Detecting cardiovascular abnormalities in pediatric bicuspid aortic valve patients using easy, low-cost chest vibration measurements

Cardiovascular abnormalities caused by bicuspid aortic valve, a congenital malformation, are associated with high risk of acquired valve disease and aortopathy. Patients with these conditions require regular clinical monitoring to ensure that disease progression is detected and managed appropriately, but this can entail tests such as diagnostic MRI, which are time- and cost-intensive and can be especially burdensome for pediatric patients. My project will explore the creation of an accessible, easy-to-use technology for detecting cardiovascular abnormalities through measurements of the physical vibrations on the chest’s surface of pediatric patients with aortic valve disease. In previous research using these measurements from adults, we have shown good performance for distinguishing healthy cardiovascular function from abnormal flow function associated with aortic valve disease. We will extend these promising findings to the pediatric population, who may benefit greatly from a low-cost and easy-to-use test that streamlines clinical care.

Duchenne Muscular Dystrophy

Duchenne Muscular Dystrophy (DMD) is a devastating monogenic disease that affects ~1 in 3500 males. The disease is caused by mutations in the dystrophin gene that prevent production of the dystrophin protein and lead to progressive skeletal and cardiac muscle degeneration and ultimately death during the mid-twenties. A technique known as exon skipping has emerged as a promising treatment modality for a number of DMD cases that can circumvent disruptive mutations and restore the reading frame of the dystrophin gene to drastically improve the symptoms of the disease. While FDA approved drugs to accomplish exon skipping have recently been approved, they require repeated injections to achieve an effect and are extremely expensive. We have recently developed a gene editing platform termed CRISPR-SKIP that uses CRISPR-Cas9 single base editors to achieve permanent exon skipping by editing DNA directly. We have also developed a platform for delivering these gene editing tools using adeno-associated viral (AAV) vectors, which have proven to be a safe and effective vehicle for gene delivery. This project aims to couple these two advances to develop a one-time gene-editing treatment for DMD that will result in permanent exon skipping and lasting therapeutic benefit for the patient.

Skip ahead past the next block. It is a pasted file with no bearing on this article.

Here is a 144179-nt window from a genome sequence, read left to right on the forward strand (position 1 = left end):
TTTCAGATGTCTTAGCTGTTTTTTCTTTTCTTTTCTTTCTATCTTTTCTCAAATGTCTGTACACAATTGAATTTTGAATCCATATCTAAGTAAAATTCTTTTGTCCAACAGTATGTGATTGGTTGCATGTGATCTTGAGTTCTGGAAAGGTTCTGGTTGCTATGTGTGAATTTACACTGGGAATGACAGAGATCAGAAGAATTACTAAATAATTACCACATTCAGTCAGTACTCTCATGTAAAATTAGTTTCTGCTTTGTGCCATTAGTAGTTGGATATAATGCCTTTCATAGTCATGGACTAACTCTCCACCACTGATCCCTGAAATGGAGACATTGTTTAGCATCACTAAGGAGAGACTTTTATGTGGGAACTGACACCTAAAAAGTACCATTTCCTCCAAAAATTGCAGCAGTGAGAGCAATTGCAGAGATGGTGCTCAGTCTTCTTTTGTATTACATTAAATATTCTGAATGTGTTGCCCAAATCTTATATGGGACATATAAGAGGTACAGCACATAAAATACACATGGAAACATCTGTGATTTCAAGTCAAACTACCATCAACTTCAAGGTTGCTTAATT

Suvai Gunasekaran, PhD

Mentors:

Non-contrast Fibrosis Quantification CMR Sequence

Tetralogy of Fallot (TOF) is the most common cyanotic heart condition in children. The most frequent and deadly complication in late childhood and young adulthood for TOF patients is ventricular tachycardia (VT), which is caused by myocardial fibrosis. The best treatment for VT is ablation, during which areas of fibrosis can be detected and ablated, but current methods are not robust. Prior studies have shown that pre-ablation assessment of myocardial fibrosis using cardiovascular MRI (CMR) improves procedural success for VT ablation. However, current CMR fibrosis imaging techniques require the use of a gadolinium contrast agent, which may have adverse health effects. Therefore, my project aims to develop a non-contrast fibrosis quantification CMR sequence using T1ρ mapping for measuring fibrosis in TOF patients.

Participating Institutions: